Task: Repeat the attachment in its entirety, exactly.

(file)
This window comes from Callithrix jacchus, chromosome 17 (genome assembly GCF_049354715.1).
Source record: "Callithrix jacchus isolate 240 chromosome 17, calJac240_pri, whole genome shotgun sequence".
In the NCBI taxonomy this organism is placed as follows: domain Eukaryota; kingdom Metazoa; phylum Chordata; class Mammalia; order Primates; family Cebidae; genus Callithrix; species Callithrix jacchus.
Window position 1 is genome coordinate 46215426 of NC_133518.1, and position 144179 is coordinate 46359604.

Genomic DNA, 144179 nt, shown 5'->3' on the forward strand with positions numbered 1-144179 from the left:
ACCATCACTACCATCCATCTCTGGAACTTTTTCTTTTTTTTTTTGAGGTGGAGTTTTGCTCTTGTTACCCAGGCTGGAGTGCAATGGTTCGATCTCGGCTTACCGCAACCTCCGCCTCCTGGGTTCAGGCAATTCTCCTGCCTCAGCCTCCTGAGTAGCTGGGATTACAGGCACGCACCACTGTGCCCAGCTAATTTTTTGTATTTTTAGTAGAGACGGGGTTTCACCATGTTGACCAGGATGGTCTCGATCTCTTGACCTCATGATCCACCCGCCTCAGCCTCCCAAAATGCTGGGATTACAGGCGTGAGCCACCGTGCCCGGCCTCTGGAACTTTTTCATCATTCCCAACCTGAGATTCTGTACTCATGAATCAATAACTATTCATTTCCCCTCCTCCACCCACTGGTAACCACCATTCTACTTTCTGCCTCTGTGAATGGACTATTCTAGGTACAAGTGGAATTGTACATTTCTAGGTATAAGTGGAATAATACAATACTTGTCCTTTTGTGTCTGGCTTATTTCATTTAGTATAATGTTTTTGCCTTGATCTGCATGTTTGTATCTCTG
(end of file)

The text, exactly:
This window comes from Callithrix jacchus, chromosome 17 (genome assembly GCF_049354715.1).
Source record: "Callithrix jacchus isolate 240 chromosome 17, calJac240_pri, whole genome shotgun sequence".
In the NCBI taxonomy this organism is placed as follows: domain Eukaryota; kingdom Metazoa; phylum Chordata; class Mammalia; order Primates; family Cebidae; genus Callithrix; species Callithrix jacchus.
Window position 1 is genome coordinate 46215426 of NC_133518.1, and position 144179 is coordinate 46359604.

Genomic DNA, 144179 nt, shown 5'->3' on the forward strand with positions numbered 1-144179 from the left:
ACCATCACTACCATCCATCTCTGGAACTTTTTCTTTTTTTTTTTGAGGTGGAGTTTTGCTCTTGTTACCCAGGCTGGAGTGCAATGGTTCGATCTCGGCTTACCGCAACCTCCGCCTCCTGGGTTCAGGCAATTCTCCTGCCTCAGCCTCCTGAGTAGCTGGGATTACAGGCACGCACCACTGTGCCCAGCTAATTTTTTGTATTTTTAGTAGAGACGGGGTTTCACCATGTTGACCAGGATGGTCTCGATCTCTTGACCTCATGATCCACCCGCCTCAGCCTCCCAAAATGCTGGGATTACAGGCGTGAGCCACCGTGCCCGGCCTCTGGAACTTTTTCATCATTCCCAACCTGAGATTCTGTACTCATGAATCAATAACTATTCATTTCCCCTCCTCCACCCACTGGTAACCACCATTCTACTTTCTGCCTCTGTGAATGGACTATTCTAGGTACAAGTGGAATTGTACATTTCTAGGTATAAGTGGAATAATACAATACTTGTCCTTTTGTGTCTGGCTTATTTCATTTAGTATAATGTTTTTGCCTTGATCTGCATGTTTGTATCTCTG